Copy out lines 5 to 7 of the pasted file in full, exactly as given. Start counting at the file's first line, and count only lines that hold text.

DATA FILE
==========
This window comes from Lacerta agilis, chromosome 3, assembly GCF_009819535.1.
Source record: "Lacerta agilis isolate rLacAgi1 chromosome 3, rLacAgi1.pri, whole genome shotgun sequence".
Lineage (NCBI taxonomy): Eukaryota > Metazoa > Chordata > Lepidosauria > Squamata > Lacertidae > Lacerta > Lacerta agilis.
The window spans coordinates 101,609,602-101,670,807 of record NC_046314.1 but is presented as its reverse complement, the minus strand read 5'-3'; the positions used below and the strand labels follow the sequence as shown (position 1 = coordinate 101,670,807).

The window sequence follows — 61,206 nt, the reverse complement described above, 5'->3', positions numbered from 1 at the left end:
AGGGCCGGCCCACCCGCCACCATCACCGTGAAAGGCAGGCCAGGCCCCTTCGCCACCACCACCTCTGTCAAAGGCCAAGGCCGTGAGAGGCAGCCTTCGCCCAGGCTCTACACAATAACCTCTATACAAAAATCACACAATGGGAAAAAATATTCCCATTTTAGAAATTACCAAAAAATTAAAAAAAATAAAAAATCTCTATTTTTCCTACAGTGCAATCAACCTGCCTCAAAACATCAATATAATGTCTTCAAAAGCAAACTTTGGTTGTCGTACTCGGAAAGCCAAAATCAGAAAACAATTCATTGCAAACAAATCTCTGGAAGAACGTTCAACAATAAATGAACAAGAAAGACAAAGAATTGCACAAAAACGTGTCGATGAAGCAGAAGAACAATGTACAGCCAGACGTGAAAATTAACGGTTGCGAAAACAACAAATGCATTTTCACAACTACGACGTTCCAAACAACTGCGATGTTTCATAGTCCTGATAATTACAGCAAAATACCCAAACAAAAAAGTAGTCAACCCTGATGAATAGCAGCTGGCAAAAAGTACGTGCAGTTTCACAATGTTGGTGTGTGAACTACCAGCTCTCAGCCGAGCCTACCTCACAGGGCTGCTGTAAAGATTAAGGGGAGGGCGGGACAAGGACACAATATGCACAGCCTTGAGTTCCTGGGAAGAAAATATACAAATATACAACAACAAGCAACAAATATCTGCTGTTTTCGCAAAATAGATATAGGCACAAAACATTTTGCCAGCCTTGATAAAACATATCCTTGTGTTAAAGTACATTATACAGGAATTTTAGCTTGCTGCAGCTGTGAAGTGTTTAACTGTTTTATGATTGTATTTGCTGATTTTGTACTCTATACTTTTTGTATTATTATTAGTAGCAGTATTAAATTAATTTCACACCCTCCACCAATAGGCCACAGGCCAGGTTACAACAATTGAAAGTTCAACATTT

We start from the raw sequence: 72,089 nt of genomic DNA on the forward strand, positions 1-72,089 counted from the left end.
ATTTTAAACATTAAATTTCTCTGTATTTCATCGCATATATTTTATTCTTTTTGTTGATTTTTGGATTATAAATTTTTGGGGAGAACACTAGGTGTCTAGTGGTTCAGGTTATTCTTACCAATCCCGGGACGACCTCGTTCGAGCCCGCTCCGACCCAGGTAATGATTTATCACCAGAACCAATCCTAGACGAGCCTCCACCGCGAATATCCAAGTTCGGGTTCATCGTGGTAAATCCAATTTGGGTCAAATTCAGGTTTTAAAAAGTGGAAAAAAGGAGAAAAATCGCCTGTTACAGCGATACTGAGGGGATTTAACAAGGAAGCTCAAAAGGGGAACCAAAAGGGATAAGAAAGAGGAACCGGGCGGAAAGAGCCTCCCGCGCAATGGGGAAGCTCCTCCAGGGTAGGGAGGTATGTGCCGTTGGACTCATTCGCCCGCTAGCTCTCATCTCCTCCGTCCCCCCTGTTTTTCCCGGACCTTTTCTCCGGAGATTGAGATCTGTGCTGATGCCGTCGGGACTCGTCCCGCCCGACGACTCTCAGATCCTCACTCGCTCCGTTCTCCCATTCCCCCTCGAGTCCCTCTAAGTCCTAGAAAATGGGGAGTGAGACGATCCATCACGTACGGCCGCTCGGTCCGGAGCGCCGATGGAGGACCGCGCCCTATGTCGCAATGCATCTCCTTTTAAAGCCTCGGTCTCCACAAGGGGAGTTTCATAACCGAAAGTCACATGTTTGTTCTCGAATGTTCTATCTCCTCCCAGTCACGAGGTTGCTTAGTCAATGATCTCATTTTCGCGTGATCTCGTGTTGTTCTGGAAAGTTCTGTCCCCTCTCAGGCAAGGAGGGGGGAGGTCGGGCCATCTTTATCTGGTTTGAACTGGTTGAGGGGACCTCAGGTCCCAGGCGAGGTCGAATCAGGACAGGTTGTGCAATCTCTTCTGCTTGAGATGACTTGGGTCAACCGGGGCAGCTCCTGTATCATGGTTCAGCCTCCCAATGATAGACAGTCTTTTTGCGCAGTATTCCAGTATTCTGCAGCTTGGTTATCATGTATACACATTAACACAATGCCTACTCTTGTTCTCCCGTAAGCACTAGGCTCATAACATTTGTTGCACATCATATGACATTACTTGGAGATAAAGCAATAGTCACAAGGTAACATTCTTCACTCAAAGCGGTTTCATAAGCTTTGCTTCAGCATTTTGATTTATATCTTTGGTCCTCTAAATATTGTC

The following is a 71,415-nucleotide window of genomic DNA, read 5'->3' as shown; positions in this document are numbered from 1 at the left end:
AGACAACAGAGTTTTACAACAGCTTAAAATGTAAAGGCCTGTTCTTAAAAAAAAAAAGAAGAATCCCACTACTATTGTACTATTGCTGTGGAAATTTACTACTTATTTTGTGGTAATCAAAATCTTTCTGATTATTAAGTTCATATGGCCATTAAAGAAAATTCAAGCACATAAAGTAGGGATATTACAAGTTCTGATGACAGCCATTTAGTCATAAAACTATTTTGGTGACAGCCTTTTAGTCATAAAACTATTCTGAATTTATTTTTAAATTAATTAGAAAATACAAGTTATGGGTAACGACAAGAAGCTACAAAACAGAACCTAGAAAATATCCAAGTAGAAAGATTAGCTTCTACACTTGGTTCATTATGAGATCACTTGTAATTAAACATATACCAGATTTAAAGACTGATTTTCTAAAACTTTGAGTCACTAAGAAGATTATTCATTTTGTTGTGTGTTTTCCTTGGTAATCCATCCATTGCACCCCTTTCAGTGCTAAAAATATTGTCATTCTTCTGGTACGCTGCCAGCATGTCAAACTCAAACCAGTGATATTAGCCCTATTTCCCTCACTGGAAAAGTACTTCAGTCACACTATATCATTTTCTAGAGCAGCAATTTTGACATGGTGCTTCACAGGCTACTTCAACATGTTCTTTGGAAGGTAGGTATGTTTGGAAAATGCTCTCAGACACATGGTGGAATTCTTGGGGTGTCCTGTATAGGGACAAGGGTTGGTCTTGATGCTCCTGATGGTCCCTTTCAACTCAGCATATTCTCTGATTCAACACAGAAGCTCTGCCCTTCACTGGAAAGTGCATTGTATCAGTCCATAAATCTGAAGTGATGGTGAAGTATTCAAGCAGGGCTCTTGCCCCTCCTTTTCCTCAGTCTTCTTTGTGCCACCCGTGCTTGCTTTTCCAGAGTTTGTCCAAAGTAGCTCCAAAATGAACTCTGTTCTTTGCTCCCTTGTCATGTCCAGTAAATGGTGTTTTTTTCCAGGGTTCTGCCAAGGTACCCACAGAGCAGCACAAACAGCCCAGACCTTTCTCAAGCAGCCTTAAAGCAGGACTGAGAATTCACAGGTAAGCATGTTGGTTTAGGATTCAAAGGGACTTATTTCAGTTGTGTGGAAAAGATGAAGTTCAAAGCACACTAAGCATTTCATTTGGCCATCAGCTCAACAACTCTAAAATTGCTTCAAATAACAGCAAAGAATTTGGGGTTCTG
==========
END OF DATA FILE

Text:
The window sequence follows — 61,206 nt, the reverse complement described above, 5'->3', positions numbered from 1 at the left end:
AGGGCCGGCCCACCCGCCACCATCACCGTGAAAGGCAGGCCAGGCCCCTTCGCCACCACCACCTCTGTCAAAGGCCAAGGCCGTGAGAGGCAGCCTTCGCCCAGGCTCTACACAATAACCTCTATACAAAAATCACACAATGGGAAAAAATATTCCCATTTTAGAAATTACCAAAAAATTAAAAAAAATAAAAAATCTCTATTTTTCCTACAGTGCAATCAACCTGCCTCAAAACATCAATATAATGTCTTCAAAAGCAAACTTTGGTTGTCGTACTCGGAAAGCCAAAATCAGAAAACAATTCATTGCAAACAAATCTCTGGAAGAACGTTCAACAATAAATGAACAAGAAAGACAAAGAATTGCACAAAAACGTGTCGATGAAGCAGAAGAACAATGTACAGCCAGACGTGAAAATTAACGGTTGCGAAAACAACAAATGCATTTTCACAACTACGACGTTCCAAACAACTGCGATGTTTCATAGTCCTGATAATTACAGCAAAATACCCAAACAAAAAAGTAGTCAACCCTGATGAATAGCAGCTGGCAAAAAGTACGTGCAGTTTCACAATGTTGGTGTGTGAACTACCAGCTCTCAGCCGAGCCTACCTCACAGGGCTGCTGTAAAGATTAAGGGGAGGGCGGGACAAGGACACAATATGCACAGCCTTGAGTTCCTGGGAAGAAAATATACAAATATACAACAACAAGCAACAAATATCTGCTGTTTTCGCAAAATAGATATAGGCACAAAACATTTTGCCAGCCTTGATAAAACATATCCTTGTGTTAAAGTACATTATACAGGAATTTTAGCTTGCTGCAGCTGTGAAGTGTTTAACTGTTTTATGATTGTATTTGCTGATTTTGTACTCTATACTTTTTGTATTATTATTAGTAGCAGTATTAAATTAATTTCACACCCTCCACCAATAGGCCACAGGCCAGGTTACAACAATTGAAAGTTCAACATTT

We start from the raw sequence: 72,089 nt of genomic DNA on the forward strand, positions 1-72,089 counted from the left end.